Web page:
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Congenital bronchopulmonary vascular malformations: clinical application of a simple anatomical approach in 25 cases.
  1. B S Clements,
  2. J O Warner,
  3. E A Shinebourne
  1. Department of Paediatrics, Brompton Hospital, London.

    Abstract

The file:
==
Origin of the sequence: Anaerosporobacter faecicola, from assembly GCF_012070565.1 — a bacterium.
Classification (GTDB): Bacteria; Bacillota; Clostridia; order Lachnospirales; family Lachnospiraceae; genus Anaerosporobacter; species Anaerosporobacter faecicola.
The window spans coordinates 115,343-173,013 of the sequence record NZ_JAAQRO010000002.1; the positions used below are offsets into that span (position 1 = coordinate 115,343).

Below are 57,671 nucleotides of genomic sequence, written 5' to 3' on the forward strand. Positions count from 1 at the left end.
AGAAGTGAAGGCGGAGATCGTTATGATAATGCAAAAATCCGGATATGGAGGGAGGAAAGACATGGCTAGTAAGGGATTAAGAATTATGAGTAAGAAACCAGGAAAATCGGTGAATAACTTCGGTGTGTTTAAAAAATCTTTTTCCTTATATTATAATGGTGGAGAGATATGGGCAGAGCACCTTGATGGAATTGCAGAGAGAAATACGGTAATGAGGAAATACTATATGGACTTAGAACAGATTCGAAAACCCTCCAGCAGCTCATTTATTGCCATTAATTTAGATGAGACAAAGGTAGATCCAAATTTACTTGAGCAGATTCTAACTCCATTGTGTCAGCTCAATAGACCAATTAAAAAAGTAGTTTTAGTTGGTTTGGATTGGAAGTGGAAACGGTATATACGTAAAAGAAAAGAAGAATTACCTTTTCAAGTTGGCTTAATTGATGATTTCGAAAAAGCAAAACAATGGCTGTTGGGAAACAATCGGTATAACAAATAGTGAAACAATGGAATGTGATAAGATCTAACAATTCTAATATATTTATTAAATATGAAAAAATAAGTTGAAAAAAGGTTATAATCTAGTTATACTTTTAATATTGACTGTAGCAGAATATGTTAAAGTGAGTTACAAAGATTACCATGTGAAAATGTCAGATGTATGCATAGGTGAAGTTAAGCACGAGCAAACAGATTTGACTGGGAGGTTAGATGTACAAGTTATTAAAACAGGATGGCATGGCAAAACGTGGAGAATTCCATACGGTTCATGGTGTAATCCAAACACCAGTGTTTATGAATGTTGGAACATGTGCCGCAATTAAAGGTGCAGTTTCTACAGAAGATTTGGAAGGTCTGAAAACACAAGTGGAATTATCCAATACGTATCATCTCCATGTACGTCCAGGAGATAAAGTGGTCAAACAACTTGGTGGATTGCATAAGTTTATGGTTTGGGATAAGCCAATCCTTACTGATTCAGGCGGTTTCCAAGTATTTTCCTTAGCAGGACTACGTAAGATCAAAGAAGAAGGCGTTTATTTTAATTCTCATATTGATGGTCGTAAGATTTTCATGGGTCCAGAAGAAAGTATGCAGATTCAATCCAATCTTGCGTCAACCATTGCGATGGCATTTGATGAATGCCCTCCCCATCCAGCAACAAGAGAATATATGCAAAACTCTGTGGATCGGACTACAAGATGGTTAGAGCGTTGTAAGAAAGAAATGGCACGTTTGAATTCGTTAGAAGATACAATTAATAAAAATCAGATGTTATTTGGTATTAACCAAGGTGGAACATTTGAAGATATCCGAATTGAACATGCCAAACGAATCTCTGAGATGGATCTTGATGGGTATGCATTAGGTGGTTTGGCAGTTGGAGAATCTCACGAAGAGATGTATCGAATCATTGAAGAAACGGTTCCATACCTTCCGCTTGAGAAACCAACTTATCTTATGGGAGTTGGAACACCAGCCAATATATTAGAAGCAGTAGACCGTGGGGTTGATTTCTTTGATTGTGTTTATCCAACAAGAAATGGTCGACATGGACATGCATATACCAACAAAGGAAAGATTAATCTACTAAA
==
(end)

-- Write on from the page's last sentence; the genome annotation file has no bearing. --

Congenital malformations of the bronchopulmonary airway and related arterial blood supply are a complex group of lesions in which abnormalities of venous drainage and lung parenchyma may coexist. Twenty five cases have been analysed, by a method whereby each anatomical component is separately considered. All 25 patients had abnormalities of the tracheobronchial tree, with no connection to the abnormal segment in nine cases. The aberrant arterial blood supply was single in 16 cases and multiple in nine cases, one patient from the latter group having a mixed pulmonary and systemic arterial supply to a part of the abnormal segment. Seventeen patients had anomalous venous drainage. In nine of these the vein or veins (they were multiple in four cases) drained the major part or the whole of the lung, whereas the aberrant arterial supply was limited to the right lower zone--that is, mismatched anomalous venous drainage. Abnormalities of lung parenchyma included changes within the lesion (for example, cysts, foregut inclusions) and associated abnormalities of surrounding lung (for example, hypoplasia, abnormal lobation). This information, together with the clinical features and haemodynamic data, was found to be essential for decisions on appropriate management. Patients presenting in infancy with haemodynamic disturbance continue to present major management problems (50% mortality), particularly if there are associated congenital heart defects. The role of aberrant systemic artery occlusion or ligation as a first stage procedure is well established in patients with haemodynamic abnormalities. There may be a place for this procedure in selected patients who have no haemodynamic disturbance at presentation.

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